The way you sell your home has a huge impact on the outcome you get. Traditionally, there have been two primary ways to sell a house: using a realtor or a property investor. But sellers today have a broader range of options available to them, offering a few different routes to consider based on their specific needs.
1. Selling with a real estate agent
If your house is in market-ready condition, selling with an agent can make a lot of sense. However, if your house does not have a modern up-to-date feel or if it needs repairs, this can be a long path as these homes can take a long time to sell. Houses that sit on the market for a long time are typically sold at a steep discount.
Also, be careful with choosing a real estate agent. The majority of them have very little actual experience (tip: ask how many homes they have sold personally in the last year, not their company), but all charge high fees, typically 6%.
Read more: What to Know Before Signing With a Real Estate Agent
2. Selling to a property investor
For homes that are not market-ready, an option is to sell to a property developer or what is known as a “cash buyer.” There are many, and you may have received their postcards in the mail. The first instinct is to be wary of these companies, and for good reason. They make a living by negotiating deep discounts on homes. Your discount is their profit margin.
Further reading: What Does It Mean to Sell Your House Off Market?
3. Selling to an iBuyer
In case you haven’t heard about the trend, a relatively new breed of homebuyer called an iBuyer has become more common over the past five or six years. An iBuyer is a real estate company that relies on data and digital technology to estimate your property value and make an offer to buy it from you directly.
In theory, iBuyers provide a more efficient path for home sellers than the traditional real estate listing process. However, it’s important to understand the potential risks and pitfalls of using an iBuyer, including the potential for their offer price to change from the initial estimate.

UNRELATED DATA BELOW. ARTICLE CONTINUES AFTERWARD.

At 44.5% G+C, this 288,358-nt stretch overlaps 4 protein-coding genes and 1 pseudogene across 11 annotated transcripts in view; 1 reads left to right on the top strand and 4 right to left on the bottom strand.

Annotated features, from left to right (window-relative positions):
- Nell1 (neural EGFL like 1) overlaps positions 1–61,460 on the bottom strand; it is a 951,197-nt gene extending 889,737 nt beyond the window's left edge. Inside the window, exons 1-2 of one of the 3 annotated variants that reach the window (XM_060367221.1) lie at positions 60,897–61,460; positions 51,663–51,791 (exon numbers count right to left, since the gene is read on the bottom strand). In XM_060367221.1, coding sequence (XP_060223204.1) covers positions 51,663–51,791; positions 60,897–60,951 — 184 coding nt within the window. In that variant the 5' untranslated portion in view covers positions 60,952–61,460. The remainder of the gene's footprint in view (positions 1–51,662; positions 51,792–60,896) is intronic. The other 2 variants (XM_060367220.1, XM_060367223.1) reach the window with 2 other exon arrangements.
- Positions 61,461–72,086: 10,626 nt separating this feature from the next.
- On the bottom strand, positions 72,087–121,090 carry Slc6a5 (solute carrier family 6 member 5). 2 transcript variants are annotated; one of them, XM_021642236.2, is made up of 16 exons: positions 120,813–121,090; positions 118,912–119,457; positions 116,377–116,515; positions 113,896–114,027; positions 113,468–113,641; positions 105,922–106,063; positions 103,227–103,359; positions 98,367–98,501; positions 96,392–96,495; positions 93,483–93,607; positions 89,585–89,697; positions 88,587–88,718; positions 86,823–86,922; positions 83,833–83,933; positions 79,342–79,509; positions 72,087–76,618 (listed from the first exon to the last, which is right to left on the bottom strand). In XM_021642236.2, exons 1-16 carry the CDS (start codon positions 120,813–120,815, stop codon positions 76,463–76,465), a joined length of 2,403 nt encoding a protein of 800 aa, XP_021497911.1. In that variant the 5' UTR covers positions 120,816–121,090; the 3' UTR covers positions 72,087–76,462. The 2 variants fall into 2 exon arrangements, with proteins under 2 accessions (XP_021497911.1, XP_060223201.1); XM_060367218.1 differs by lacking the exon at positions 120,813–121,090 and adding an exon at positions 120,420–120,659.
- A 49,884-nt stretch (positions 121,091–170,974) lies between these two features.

Read more: Watch Out for This Tactic Used by Predatory Home Buyers
4. For sale by owner
Technically, a for sale by owner (sometimes called FSBO) transaction is the same as number one above, except without the services of a real estate agent. For sale by owner transactions can be much cheaper than the traditional sales process because they save the seller from having to pay seller’s agent commissions. However, an FSBO sale still carries the risks and time-consuming requirements of listing a house on the market.
This option will certainly cost a seller less, but beware, a for sale by owner house means having to accurately price the house, market the property, show it to buyers, and handle all the legal and transaction paperwork on your own.
5. Selling to a marketplace for non-market-ready houses
A new option, Sundae, is a marketplace for homes that are not market-ready. Sundae exists to help off-market sellers maximize the value they get from their home when they sell. We are committed to getting you the highest price possible. We can do this because we don’t charge fees, and we have a large network of vetted investors who compete to buy your property. We also offer assistance, like providing a $10,000 cash advance to help with moving costs.
Sundae’s goal is to help you get the best outcome when you’re selling a house that needs some love. This means we are happy to provide advice to people trying to think through their options. If you get an offer, the investors in our marketplace can almost certainly beat it, and we’ll be transparent with you about whether or not it’s a good offer. Don’t hesitate to call us and ask.
Tips for any approach to selling
Regardless of which way is best for your needs, here are a few final things to remember when selling your house:
- Whatever situation you are facing, focus only on what you can control
- Get the most money possible by seeking the best available offer
- Do your homework and calculate net proceeds from each potential selling approach
- Look for transaction partners who are open and honest, and are not just good at selling you on their offer
Further reading: How to Sell a House That Needs Work
Sundae’s co-founder and CEO, Josh has a history leading companies that operate at the intersection of real estate and technology. Prior to Sundae, Josh was Founding Partner and SVP of Sales at LendingHome, and before that, he was Co-Founder and CFO of Purpose Built Investments. Josh graduated with honors from Stanford with a BA in Economics, BA in Spanish, and an MA in Latin American Studies with a focus in Economic Policy.